Ted had been an excellent crew but had to return to New Zealand. Denise, who had been visiting relatives in the USA, flew in and sailed with me for the next four and a half months. My oldest son and his fiancée also flew to Rarotonga for a two week holiday and accompanied us on the next leg to Aitutaki. After tidying up the boat and getting some laundry done (very cheaply washed and dried and worth every cent as we had much wet salty clothing etc) we restocked and set sail for Aitutaki.

At anchor in Avaitu Harbour


Entering Aitutati was our first experience of a coral pass. We arrived during the night so tacked offshore then back in again to be ready to enter the 40 feet wide channel with our 22 feet wide catamaran in good light during the morning. Forget using your chartplotter – the cmap on our Navman chart plotter proved to be an appreciable distance out and would have neatly led us across the reef (this is the case in many Pacific islands - the GPS position being perfectly accurate but the charts that the chart plotters are based on are some distance out – sometimes half a mile!) My son scaled up the mast steps about 15 feet and guided us easily into the entrance and down the long channel into a small harbour with about enough room for six boats at the most. We set stern and bow anchors and a couple of lines onto coconut palm trees and we were fine.

It is possible for deeper keeled boats drawing more than 1.6 metres, with care, to anchor off the entrance. The occasional yacht did so, staying perhaps a couple of days at the most. This is not wise, however, with a small crew as ideally a couple of people need to stay on board. Unfortunately a large keel yacht was lost on a reef a short while later on Palmerston Atoll, when a mooring outside the reef gave way one night.

Katipo motoring through a pass
Entering the pass - coral reef can be seen to port
Supply freighter, barge and monohull yacht
The supply freighter outside reef and barge in pass

Cook Islanders are a most friendly lot and we had a great time. Unlike Rarotonga, which is fairly busy and commercialized these days, Aitutaki is still a quiet paradise. The Cook islands are allied to New Zealand so most people are bilingual speaking both English and Cook Island Maori. Aitutaki has a huge, beautiful lagoon and while it was not possible to venture into the lagoon with big boats it’s great to explore by tender or one of the few small tourist boats. While we were there the supply ship came and we watched all the activity as diesel, propane bottles and all manner of supplies and food were brought ashore on a long shallow draft barge taking many trips all day and right into the early evening. My son Shay and his fiancée Jo flew back to work in New Zealand after two weeks exploring Aitutaki and having greatly enjoyed kite surfing in the huge lagoon. When they had left Denise and I readied for sea and sailed on to Suwarrow to the North.

Suwarrow was definitely the highlight of the voyage and a place we had planned to visit for ages. It was so isolated – no airstrip, no cargo shipping calling in. You could only go there if you had your own boat. It was declared a National Park and Nature Reserve in 1978 by the Cook Island government. The book ‘An Island to Oneself’ by Tom Neale describes his years on Suwarrow living as a hermit for sixteen years – it is well worth a read. There is also another book by Robert Dean Frisbee who wrote in 1942 about his time there with his children.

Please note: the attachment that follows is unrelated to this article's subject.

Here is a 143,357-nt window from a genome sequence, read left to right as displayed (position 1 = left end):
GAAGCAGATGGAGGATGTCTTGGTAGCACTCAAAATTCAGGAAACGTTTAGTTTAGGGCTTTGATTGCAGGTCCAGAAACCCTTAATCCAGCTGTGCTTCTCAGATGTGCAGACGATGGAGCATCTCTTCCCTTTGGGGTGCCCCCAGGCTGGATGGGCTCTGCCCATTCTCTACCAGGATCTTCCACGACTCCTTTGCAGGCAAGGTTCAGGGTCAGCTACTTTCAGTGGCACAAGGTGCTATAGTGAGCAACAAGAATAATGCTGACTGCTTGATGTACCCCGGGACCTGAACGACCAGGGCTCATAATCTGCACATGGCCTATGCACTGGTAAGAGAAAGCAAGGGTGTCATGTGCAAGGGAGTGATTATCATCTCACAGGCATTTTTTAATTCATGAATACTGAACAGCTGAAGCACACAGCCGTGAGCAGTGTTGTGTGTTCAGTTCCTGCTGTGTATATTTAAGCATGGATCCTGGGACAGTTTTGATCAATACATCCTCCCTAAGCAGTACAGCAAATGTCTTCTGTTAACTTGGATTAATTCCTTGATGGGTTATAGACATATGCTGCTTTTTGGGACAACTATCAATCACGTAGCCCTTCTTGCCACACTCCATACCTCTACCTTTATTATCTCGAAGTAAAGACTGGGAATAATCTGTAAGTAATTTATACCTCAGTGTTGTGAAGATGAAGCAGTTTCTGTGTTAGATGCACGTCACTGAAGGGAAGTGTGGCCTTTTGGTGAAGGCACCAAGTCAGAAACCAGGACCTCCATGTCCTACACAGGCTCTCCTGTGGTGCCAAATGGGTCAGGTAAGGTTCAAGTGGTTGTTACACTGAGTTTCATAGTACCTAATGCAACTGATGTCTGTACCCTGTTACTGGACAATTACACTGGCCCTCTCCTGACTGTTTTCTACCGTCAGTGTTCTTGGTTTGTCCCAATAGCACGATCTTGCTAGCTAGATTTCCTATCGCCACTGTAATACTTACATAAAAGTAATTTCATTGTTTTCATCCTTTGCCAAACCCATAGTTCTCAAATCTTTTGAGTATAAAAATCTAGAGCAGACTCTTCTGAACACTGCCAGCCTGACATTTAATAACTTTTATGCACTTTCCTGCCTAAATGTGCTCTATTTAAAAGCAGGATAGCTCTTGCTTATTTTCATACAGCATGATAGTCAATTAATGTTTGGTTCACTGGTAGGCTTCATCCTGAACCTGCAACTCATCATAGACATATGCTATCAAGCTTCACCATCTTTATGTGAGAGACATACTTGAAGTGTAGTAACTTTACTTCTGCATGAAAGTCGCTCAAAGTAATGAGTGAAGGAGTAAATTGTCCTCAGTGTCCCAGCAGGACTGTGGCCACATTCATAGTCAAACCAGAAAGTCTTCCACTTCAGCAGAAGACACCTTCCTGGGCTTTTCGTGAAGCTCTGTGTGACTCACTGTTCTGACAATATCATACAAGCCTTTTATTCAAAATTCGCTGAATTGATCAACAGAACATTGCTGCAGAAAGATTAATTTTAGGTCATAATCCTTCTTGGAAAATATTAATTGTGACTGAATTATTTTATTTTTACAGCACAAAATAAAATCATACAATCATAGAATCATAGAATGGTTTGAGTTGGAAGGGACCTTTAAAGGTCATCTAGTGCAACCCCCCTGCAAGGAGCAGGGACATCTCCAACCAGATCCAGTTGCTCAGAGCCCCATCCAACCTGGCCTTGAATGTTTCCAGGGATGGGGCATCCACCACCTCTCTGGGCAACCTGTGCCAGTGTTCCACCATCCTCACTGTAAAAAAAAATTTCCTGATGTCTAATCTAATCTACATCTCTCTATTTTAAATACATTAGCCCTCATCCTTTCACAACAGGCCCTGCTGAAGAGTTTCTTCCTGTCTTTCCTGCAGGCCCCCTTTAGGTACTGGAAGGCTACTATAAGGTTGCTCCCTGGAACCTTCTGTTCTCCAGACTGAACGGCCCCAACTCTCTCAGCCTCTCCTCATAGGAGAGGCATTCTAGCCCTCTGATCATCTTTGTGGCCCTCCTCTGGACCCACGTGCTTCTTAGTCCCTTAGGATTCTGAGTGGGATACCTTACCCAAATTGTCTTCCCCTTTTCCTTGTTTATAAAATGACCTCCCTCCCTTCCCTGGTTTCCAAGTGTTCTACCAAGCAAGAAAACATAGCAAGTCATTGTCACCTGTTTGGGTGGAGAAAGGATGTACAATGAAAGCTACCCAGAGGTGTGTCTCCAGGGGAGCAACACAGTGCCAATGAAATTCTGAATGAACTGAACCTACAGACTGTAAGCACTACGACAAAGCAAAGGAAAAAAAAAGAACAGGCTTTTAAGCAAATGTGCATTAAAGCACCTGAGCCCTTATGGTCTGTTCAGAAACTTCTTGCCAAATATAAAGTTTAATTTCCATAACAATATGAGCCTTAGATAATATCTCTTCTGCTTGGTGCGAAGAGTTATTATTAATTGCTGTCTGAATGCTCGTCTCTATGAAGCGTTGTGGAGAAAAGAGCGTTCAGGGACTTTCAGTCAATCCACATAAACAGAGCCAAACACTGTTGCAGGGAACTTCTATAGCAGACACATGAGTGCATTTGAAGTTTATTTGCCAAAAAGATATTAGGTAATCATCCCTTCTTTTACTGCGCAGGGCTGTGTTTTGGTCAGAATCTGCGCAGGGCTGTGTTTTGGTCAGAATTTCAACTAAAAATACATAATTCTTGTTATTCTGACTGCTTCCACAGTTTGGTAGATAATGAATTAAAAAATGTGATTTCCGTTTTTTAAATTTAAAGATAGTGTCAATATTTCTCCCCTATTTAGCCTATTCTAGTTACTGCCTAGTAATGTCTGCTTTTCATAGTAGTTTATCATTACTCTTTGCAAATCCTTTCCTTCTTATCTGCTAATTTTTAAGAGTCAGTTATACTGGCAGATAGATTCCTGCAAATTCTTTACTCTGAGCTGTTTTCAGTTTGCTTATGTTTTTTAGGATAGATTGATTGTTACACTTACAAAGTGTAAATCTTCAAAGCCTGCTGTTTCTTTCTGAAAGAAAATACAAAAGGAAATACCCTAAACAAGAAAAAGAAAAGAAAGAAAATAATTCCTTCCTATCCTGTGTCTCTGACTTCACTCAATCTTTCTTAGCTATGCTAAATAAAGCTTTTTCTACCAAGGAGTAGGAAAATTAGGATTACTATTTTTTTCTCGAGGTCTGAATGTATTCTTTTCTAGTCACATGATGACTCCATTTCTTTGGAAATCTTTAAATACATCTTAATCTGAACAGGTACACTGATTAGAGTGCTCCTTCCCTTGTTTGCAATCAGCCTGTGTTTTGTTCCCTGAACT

Anchorage island nature
Thick bush on Anchorage Island
Don and James
James the caretaker and Don. Like other boats we left a memento of Katipo’s visit

The wild life – particularly the bird life was amazing.. Two caretakers from Rarotonga live on the island during the six month cruising season . They were great characters who keep an eye on things for six months of the year during the cruising season. They explained about the wild life and how the small islands round the atoll were cared for. There are a total of eleven species of birds living there. Sooty terns by the thousands but also fairy terns, frigate birds, tropic birds, boobies (four types), noddies and curlews. There were six other boats in the lagoon and we had some great pot luck suppers with these folk and the caretakers. Large Coconut crabs are on some of the outer islands or motu on the ringing coral reef around the huge lagoon. The pass is by Anchorage Island where one can drop anchor in about 17 metres of water. Five reef sharks were there straight away circling our boat as a welcoming committee. All too soon it was time to leave, bound for Samoa. Once up in the region of the South East trades sailing is generally a pleasure with wind aft of the beam, ideal for catamarans. I had bought a large furling light weather reacher which I set on an aluminium prod pole which kept it out in front of the forestay, We used this sail quite often when the wind was light and unlike our big spinnaker it could be easily furled and then dropped if required within a very short time.